Group Review: Nokia’s Mail for Exchange v Dataviz’s Roadsync

Push E-mail Comparison

For S60 users there’s been two choices for some time over how to get push e-mail and synchronise natively over-the-air with an Exchange (or Zimbra!) server using the Microsoft Exchange ActiveSync protocol (as opposed to adding a third-party application as Blackberry or Good Mobile Messaging does). Dataviz’s Roadsync product was first to the market, but costs, and Nokia’s home-grown Mail for Exchange product which was added more recently, was free, but initially more feature-limited. After more-recent releases of Mail for Exchange added a number of key enterprise features and meeting invite functionality a number of commentators suggested Roadsync may not have much of a future. I’ve been testing them both in daily use for the last 9 months and these are my thoughts…

Product capability

Both products offer push e-mail with calendar and contacts sync to an Exchange server. Meeting invites are also supported by both products so they can be responded to from the phone. Only Mail For Exchange offers task syncing, but Nokia’s standard calendar application displays these either mixed in with the standard calendar view or in a single inflexible list making the use of this data less than convenient.


Roadsync allows all mail folders (either root or sub-folders of the inbox) to be synchronised and also allows messages to be moved between them [see right]. Mail for Exchange only allows access to the Inbox and does not allow messages to be moved.

Both products support the Exchange administration function ‘remote wipe’ in case of loss or theft, but only Mail for Exchange enforces the handset lock feature requiring an unlock code to be entered and performing a wipe if it is repeatedly entered incorrectly.

Both product also support access to the Exchange Global Address List although Roadsync’s approach provides a slightly better presentation.

Roadsync is the only product to support any Exchange 2007 features such as e-mail flags, online searching, UNC file share access and faster message retrieval, but I was unable to test this as I didn’t have access to an Exchange 2007 server.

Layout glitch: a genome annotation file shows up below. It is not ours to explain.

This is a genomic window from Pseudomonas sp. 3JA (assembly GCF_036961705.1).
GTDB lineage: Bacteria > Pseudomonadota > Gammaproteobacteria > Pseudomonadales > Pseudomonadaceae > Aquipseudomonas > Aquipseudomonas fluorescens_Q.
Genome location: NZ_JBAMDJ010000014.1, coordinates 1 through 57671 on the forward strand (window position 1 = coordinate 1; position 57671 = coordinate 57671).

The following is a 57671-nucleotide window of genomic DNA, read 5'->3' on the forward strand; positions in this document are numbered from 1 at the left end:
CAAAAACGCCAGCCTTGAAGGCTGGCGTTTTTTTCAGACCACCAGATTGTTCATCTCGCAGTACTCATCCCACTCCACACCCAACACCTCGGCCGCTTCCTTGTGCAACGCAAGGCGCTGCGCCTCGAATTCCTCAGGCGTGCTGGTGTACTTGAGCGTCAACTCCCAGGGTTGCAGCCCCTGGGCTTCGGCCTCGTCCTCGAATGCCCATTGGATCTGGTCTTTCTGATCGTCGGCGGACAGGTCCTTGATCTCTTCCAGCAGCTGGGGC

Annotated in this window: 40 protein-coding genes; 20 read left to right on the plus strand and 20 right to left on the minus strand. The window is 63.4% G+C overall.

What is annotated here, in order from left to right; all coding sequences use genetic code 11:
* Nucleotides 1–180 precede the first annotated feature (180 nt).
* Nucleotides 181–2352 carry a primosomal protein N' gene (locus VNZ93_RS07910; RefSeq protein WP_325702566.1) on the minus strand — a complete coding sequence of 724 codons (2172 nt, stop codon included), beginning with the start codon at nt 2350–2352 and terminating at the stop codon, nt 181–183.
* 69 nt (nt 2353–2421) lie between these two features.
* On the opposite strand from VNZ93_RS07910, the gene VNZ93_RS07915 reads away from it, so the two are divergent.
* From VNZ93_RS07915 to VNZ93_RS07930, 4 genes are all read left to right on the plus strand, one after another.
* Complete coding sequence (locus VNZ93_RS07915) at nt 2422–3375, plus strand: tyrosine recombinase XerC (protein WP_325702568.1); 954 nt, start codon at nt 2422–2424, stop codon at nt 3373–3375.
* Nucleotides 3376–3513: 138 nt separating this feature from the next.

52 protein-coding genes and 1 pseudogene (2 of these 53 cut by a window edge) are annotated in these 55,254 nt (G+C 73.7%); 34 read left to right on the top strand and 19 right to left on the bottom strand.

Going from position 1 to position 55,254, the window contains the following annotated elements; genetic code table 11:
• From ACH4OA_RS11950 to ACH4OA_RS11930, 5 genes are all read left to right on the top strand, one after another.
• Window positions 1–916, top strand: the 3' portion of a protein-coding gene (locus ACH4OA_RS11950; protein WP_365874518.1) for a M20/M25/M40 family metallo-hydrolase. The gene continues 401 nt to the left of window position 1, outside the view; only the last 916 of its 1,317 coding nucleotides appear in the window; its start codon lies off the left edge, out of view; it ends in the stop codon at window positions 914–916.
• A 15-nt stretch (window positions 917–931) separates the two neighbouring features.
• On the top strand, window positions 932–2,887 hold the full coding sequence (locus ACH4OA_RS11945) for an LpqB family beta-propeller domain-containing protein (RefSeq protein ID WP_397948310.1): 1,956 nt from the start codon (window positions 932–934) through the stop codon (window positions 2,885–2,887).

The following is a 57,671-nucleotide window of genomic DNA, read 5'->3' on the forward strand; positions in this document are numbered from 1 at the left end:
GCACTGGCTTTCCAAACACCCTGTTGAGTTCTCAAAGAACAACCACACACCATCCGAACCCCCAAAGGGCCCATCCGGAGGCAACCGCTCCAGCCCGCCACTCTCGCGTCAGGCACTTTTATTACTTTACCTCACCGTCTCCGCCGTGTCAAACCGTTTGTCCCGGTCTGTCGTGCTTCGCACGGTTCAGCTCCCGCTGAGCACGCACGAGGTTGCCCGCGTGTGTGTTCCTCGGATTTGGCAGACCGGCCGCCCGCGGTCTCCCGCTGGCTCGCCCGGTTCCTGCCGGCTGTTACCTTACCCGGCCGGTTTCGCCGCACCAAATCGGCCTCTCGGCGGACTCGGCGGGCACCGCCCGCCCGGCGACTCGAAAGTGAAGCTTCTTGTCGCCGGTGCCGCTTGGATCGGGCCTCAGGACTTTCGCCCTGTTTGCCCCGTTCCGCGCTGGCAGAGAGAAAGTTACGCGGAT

Both product support N and E-series devices from Nokia, but Roadsync supports all of both ranges (plus some S60 3rd edition FP1 devices and some non-Nokia devices such as the new Samsung SGH-i520) whilst N-series support from Mail for Exchange is limited to more recent models.

Winner: Close, but Roadsync just. It has more features and differentiates in other areas through better interface. Administrator control of handset lock is likely to be a significant concern to enterprise users though.

Program status screens


[L: Roadsync, R: Mail For Exchange]

Mail for Exchange presents information on the sync mode in use, status, last sync and what is being synced. Roadsync just displays the last sync time (the other information is available from the ‘Options’ menu).

Winner: Mail for Exchange

Settings and configuration options


[L: Roadsync, R: Mail For Exchange]

Connection settings for the two applications are virtually indistinguishable.


[L: Roadsync, R: Mail For Exchange]

Synchronisation control is also identical, allowing separate peak and off-peak settings.

Winner: Neither – near identical controls

Mail reading and writing



[Top Left: Mail For Exchange, Others: Roadsync]

Roadsync offers three viewing sizes and compresses message details into less screen space than Mail for Exchange which only offers one text size. As can be seen the smallest Roadsync font is still easily readable but requires much less scrolling.

Winner: Roadsync


Roadsync is US$50 (around £25 at the time of writing) per device. Mail for Exchange is free.

Winner: Mail for Exchange

Stability and reliability

Roadsync is rock solid – over more than 6 months of use I never experienced a crash or an error. Mail for Exchange crashed several times over 3 months use and occasionally refused to send messages giving a ‘try later’ message that required a phone restart to work. It also interfered with Three’s Mobile Mail application causing the read/unread status of messages not to be updated correctly if they were changed remotely.

Winner: Roadsync


It’s a close call, but my choice is Roadsync – it’s a more reliable product that is marginally more functional in a few key areas that make a big difference to the user experience and speed of use. The cost is reasonable for a mature product that receives free updates regularly and new features, in the majority, are added before Mail for Exchange…. You get what you pay for.


Screenshot iconMuch kudos to Anthony Pranata who’s free Screenshot application made this (and many more) reviews possible. This would be my recommendation for an ‘application of the week’ to the committee!

By Ben Smith

Ben is an expert on enterprise mobility and wireless data products. He has been a regular contributor to Mobile Industry Review since 2007 and is also editor of Wireless Worker.

17 replies on “Group Review: Nokia’s Mail for Exchange v Dataviz’s Roadsync”

Nice review – but I have different opinions on this. I too have used RS for 9 months before M4E version 2 came onboard (and then I jumped ship so quickly)..

Memory usage: